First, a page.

## Other Examples:

- Asked, "What's 28 + 35?", incrementer thinks: "20 ... 30, 40, 50; then 58, 59, 60, 61, 62, 63."
- Asked, "If I have 13 and you have 9, how could we have the same number?", says, "9 and 1 is 10, then 3 more to make 13. 1 and 3 is 4. I need 4 more!"
- Combining tens and one: "20 + 30 = 50.”
- A child thinks “8 + 5 is like 8 plus 2 and 3 more, so, it's 13.”

## Help your student become a(n) Problem Solver +/- (Adding/Subtracting)

These activities challenge children to solve all the addition and including some multidigit problems. Children continue to build and use sophisticated strategies, and can discuss the relationship between problems and operations. For example, for a Separate, start unknown, problem such as "You had some candies, and you gave your friend 8 , now you have 5. How many did you have to start with?" a child might say, "It is like a subtraction problem, but you don't know the whole, so you got to add 8 and 5." If children need more help using early counting strategies using tens and ones, use the Counting activity "Moving on Grids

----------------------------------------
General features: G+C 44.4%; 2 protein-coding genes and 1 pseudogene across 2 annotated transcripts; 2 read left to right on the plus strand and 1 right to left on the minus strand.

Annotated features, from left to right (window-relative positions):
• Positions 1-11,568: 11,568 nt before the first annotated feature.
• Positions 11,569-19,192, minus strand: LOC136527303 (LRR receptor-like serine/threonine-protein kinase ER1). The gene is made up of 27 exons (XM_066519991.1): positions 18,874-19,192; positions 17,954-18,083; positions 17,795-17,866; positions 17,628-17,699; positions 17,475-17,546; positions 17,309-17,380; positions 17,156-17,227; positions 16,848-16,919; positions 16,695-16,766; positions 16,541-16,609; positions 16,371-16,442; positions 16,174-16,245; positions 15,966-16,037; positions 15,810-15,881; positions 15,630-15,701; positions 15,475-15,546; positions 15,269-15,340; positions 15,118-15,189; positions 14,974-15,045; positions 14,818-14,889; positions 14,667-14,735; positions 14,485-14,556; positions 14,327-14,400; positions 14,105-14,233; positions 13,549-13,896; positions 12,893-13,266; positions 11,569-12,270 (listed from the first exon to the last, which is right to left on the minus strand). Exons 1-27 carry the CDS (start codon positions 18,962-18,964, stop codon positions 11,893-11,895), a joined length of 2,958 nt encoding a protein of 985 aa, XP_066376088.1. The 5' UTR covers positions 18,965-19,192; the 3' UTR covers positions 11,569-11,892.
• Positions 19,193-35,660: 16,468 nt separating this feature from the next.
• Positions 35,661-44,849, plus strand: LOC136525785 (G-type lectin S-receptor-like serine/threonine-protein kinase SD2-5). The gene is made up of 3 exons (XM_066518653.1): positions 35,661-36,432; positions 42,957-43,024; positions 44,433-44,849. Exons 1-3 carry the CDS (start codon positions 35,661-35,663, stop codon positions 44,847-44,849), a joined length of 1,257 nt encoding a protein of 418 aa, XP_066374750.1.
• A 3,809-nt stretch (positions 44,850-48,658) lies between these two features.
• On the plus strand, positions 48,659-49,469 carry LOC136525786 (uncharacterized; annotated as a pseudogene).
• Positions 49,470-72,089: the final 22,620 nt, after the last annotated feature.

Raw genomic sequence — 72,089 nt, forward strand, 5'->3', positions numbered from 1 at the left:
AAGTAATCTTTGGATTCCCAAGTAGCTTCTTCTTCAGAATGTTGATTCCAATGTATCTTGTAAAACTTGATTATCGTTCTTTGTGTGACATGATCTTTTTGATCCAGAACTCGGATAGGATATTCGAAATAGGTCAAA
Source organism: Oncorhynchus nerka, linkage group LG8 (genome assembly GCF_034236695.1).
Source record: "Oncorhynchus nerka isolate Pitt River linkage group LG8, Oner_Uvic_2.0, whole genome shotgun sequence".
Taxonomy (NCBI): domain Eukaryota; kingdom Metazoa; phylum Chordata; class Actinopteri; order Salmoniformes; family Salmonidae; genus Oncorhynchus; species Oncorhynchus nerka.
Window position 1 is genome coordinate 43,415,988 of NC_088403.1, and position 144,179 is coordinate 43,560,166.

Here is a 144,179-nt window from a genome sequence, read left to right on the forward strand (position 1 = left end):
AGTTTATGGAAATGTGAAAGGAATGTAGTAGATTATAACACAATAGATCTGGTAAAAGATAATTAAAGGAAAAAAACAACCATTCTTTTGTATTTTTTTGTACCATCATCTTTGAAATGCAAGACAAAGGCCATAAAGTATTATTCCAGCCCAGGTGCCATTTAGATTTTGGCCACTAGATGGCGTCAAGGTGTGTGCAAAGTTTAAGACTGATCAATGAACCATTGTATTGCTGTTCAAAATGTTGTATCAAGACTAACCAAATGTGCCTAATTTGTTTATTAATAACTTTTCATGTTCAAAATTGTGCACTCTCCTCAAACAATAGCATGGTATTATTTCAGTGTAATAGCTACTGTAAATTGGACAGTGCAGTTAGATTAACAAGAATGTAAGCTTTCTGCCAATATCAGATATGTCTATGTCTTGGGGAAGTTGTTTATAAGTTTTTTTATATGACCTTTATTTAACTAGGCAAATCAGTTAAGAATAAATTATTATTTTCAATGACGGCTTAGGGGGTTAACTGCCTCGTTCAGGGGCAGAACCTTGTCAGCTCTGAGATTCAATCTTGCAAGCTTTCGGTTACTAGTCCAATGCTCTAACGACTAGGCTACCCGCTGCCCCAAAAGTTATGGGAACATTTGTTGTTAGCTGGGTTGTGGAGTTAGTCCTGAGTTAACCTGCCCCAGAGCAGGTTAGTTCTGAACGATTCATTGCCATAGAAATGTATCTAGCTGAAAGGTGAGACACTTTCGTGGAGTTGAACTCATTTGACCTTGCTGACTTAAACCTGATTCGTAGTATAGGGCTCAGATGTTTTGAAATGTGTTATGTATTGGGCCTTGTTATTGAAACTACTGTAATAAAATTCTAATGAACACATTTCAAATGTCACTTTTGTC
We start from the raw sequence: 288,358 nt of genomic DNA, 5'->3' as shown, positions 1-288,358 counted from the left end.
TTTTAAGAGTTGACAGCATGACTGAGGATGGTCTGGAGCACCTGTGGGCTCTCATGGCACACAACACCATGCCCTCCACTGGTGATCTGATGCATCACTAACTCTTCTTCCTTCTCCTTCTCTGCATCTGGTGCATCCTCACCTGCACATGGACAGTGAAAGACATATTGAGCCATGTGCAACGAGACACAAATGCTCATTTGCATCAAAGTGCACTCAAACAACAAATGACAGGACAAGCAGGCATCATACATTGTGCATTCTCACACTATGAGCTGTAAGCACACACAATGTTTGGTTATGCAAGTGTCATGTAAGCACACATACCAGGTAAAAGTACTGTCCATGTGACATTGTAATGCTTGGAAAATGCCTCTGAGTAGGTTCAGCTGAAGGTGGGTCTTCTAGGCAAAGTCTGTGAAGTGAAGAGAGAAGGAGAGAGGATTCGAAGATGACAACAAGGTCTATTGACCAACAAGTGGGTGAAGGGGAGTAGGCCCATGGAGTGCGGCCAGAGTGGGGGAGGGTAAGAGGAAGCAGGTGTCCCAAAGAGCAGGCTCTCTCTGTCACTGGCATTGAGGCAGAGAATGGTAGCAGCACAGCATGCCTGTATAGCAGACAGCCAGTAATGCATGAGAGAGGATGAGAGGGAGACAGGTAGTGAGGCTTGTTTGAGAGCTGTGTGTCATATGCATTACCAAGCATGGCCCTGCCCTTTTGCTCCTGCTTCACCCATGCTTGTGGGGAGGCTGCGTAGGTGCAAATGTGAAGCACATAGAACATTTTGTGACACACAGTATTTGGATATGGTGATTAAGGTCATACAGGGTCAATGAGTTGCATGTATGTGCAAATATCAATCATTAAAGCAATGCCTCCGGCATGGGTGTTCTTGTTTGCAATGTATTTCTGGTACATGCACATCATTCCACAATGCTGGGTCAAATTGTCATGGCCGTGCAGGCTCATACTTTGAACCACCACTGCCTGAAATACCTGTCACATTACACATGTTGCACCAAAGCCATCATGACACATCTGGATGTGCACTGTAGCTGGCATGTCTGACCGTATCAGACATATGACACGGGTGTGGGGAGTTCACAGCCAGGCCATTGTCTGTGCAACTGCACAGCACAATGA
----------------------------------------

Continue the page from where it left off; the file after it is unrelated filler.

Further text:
[Counter Forward and Back (10s and 1s)]."

### Race to 100

Whole Group

### Span Decades

Whole Group

### Talk it Out

Small Group

### Adding/Subtracting Problem Types

Teacher Resources

### Wake Up Sleeping Giants

Small Group

### Quince

Small Group

### Cherry and Mr. S'more

Small Group & Center

### Wake up Sleeping Giants (Adding/Subtracting)

Small Group & Center

### How Many Answers Can You Find

Whole & Small Group